The Basic Proposition
We are fine with the concept of treating the so-called "front end" of projects in terms of "Hierarchical Levels". That is assuming that these levels of management, in a vertical hierarchal sense, are associated with correspondingly earlier and earlier phases or stages of the project's life span, albeit typically portrayed horizontally! Although the match may not be exact, it is not unreasonable for purposes of analysis and serves the paper well. In fact, many companies recognize the existence of multiple phases in the front end of projects in a concept known as "Front-end" or "Front-end loading" (FEL).
Examples of project life spans encompassing specific front-end phases are shown in Figures 1 and 2.
Figure 1: Additional phasing added to a construction project
Figure 2: Additional phases found in a World Bank project
Figure 3 illustrates the vital pre-assembly phases of a new systems project in the highly technological world of systems development.
Figure 3: The essential pre-assembly phases of a system development project
Our paper: The Role of the Project Life Cycle (Life Span) in Project Management, from which these illustrations are drawn, reviews the evolution of the project life span over a period of three decades, the 1980s through to the 2000s. So it is interesting that this topic should reemerge now in the fourth decade. Indeed, the authors observe that:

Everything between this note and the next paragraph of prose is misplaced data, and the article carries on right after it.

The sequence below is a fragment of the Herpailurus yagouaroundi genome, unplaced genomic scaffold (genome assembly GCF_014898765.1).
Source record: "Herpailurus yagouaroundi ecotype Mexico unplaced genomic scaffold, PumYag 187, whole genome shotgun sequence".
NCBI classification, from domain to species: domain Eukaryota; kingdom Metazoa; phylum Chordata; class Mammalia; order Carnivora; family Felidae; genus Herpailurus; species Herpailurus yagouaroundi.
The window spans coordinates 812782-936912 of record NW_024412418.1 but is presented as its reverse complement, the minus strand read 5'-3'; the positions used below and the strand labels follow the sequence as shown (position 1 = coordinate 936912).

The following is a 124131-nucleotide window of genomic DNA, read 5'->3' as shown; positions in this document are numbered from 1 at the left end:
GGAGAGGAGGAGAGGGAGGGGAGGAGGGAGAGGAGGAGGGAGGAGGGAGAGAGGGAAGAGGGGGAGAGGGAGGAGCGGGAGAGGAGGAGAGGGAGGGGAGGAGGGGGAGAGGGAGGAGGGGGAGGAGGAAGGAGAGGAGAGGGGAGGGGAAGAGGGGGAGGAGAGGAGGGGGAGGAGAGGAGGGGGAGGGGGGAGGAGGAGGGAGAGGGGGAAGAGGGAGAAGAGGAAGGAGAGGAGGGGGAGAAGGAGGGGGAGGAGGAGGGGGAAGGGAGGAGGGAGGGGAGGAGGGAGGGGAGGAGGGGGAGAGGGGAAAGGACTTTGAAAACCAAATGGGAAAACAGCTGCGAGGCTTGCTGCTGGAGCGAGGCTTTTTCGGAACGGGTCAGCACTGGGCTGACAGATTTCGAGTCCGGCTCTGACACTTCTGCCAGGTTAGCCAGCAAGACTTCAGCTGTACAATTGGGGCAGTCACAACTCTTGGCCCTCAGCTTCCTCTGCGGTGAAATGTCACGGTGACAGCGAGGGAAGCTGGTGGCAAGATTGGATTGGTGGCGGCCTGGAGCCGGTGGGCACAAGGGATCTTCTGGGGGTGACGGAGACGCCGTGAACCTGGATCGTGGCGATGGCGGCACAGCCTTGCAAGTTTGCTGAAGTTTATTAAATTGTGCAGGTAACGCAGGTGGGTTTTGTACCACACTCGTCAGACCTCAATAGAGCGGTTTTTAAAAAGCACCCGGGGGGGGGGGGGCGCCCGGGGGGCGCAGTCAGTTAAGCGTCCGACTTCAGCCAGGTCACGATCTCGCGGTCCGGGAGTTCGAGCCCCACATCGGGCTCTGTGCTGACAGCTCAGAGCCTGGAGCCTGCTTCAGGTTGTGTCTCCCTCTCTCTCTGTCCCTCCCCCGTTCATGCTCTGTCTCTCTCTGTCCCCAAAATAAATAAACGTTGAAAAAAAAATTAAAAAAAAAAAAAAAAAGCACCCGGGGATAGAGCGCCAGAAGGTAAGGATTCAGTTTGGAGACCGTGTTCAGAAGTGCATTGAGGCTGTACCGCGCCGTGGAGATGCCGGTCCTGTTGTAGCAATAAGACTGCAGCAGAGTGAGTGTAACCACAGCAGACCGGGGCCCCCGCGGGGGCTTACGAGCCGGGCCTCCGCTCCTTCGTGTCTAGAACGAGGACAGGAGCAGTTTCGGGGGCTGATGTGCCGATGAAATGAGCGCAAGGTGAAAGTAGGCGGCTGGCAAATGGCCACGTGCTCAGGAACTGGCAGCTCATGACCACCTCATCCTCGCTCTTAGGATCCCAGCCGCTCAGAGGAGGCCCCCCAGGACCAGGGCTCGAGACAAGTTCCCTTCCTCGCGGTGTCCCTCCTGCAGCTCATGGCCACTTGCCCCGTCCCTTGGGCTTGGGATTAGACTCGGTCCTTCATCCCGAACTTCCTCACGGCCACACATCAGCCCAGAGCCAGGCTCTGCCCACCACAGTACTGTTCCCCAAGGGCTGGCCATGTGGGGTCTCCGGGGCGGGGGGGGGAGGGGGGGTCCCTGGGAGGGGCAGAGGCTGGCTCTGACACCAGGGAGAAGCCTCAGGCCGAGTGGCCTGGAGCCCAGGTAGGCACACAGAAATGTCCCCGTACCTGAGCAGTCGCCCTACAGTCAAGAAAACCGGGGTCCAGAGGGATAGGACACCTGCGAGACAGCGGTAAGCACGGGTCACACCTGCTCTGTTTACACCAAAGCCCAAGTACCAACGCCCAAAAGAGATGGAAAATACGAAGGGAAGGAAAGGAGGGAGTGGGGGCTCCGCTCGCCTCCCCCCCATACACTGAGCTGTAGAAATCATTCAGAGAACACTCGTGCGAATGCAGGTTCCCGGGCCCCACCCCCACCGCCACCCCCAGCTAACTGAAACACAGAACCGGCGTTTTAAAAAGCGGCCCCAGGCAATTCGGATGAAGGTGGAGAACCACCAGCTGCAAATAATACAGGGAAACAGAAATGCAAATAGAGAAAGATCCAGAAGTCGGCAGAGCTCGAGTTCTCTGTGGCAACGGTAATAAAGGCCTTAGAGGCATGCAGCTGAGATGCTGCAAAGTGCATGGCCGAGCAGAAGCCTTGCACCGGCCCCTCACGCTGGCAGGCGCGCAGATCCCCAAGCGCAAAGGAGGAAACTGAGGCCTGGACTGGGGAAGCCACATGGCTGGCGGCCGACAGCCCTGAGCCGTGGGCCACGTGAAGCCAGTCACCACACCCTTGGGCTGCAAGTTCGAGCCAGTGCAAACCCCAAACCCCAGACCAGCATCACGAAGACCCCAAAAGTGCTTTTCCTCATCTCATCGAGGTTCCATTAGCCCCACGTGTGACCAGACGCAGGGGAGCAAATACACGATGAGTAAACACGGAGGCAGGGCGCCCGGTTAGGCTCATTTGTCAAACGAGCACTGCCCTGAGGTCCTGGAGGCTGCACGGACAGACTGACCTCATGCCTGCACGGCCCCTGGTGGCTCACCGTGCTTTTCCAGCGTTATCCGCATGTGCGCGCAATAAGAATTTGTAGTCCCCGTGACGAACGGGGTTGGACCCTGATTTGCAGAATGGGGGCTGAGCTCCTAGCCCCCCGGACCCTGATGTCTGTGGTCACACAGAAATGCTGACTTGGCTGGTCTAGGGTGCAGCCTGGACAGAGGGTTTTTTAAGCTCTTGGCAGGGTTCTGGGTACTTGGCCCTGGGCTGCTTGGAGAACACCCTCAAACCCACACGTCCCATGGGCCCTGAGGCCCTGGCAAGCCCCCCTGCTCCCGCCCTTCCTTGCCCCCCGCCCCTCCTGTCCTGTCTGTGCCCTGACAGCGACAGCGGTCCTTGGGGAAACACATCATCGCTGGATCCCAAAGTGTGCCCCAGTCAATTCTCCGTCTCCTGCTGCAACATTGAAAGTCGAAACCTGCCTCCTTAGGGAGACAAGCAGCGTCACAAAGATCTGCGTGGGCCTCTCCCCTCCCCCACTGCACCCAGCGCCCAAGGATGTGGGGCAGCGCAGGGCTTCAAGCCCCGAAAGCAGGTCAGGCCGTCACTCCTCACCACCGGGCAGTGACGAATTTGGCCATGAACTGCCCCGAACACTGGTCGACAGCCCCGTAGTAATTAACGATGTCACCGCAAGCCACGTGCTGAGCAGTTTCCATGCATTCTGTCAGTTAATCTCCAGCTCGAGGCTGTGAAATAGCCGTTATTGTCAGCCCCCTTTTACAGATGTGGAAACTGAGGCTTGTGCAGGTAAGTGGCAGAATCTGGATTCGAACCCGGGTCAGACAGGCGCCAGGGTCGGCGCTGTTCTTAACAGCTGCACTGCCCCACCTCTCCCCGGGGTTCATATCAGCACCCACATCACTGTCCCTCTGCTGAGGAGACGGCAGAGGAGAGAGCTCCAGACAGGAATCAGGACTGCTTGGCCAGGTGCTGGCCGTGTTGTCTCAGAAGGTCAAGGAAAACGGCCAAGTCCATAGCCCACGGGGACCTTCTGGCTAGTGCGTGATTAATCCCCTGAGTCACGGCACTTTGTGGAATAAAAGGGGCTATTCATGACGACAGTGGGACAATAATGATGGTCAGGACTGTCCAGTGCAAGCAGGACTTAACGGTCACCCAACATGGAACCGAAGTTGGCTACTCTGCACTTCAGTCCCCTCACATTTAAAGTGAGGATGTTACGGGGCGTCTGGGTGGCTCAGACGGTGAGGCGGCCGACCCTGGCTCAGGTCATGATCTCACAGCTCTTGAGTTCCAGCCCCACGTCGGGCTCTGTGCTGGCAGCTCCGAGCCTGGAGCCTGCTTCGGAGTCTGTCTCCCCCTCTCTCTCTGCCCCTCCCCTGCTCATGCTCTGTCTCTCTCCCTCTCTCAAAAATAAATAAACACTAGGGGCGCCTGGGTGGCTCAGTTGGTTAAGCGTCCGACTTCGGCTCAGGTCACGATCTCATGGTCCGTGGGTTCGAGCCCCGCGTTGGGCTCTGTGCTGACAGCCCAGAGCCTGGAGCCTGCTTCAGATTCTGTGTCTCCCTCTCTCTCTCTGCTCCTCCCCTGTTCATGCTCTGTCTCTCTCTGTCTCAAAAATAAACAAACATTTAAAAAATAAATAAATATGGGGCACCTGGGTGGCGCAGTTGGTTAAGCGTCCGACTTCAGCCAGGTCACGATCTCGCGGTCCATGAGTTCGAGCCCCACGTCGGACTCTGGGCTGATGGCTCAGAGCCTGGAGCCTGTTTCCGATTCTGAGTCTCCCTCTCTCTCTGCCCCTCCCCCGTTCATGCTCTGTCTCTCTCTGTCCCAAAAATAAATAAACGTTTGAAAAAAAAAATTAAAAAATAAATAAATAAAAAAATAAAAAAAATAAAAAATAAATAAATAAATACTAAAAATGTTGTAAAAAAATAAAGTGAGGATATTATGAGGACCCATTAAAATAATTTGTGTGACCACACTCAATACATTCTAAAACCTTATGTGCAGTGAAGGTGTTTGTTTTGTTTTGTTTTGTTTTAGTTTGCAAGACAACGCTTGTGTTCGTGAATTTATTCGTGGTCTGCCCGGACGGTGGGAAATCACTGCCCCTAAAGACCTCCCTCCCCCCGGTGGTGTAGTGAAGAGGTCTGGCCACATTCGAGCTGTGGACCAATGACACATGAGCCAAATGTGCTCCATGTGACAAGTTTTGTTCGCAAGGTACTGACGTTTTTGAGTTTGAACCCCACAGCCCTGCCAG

"Yet this area needs managing. In fact, there is huge evidence (going well back to DOD days) that the front end is both where the most damaging errors get built in and, alternatively, where there is the biggest scope for enhancing value (Morris, 2009)."
The authors go on to observe that:
"The PMBOK® Guide does not address the development nature of project front-end management"
We strongly support these observations by the authors.
Notwithstanding, our serious concern and specific comments are with "Level 1: Technical". In any discussion of project management, the term "technical" is ambiguous and imprecise. Amongst the knowledge areas of project management, the term "technical" may be used to differentiate the so-called "hard" skills such as time management, cost control management, or risk analysis, from the soft skills such as communications and people management. However, the term may also be used to refer to the work involved in managing the technology of the product to be delivered or, in other words, a surrogate for "technology" management.
Thus, we believe that much more work needs to be done on this Level 1 as described. Indeed, we believe that "Level 1" is actually two levels, as we shall try to demonstrate. For convenience we will label these as Levels 1a and 1b, to avoid confusion with the Levels 2 and 3 as described by the authors.
5. This Figure 1 can be found as Figure 13 in The Role of the Project Life Cycle (Life Span) in Project Management, A literature review by R. Max Wideman on this page: http://www.maxwideman.com/papers/plc-models/1990s.htm. This paper was updated in February 2004, but the graphic dates back to consulting work conducted in 1996.
6. This Figure 2 was provided to us by Bob Youker around January 2004.
7. This Figure 3 can be found as Figure 19 in The Role of the
Project Life Cycle (Life Span) in Project Management, A literature review by R.
It is attributable to author Peter Morris.
8. Morris, et al., p21
9. Ibid. Although this statement was published in 2011, referring to the PMI publication of 2008, this statement is still true of the latest PMI standards published in 2013.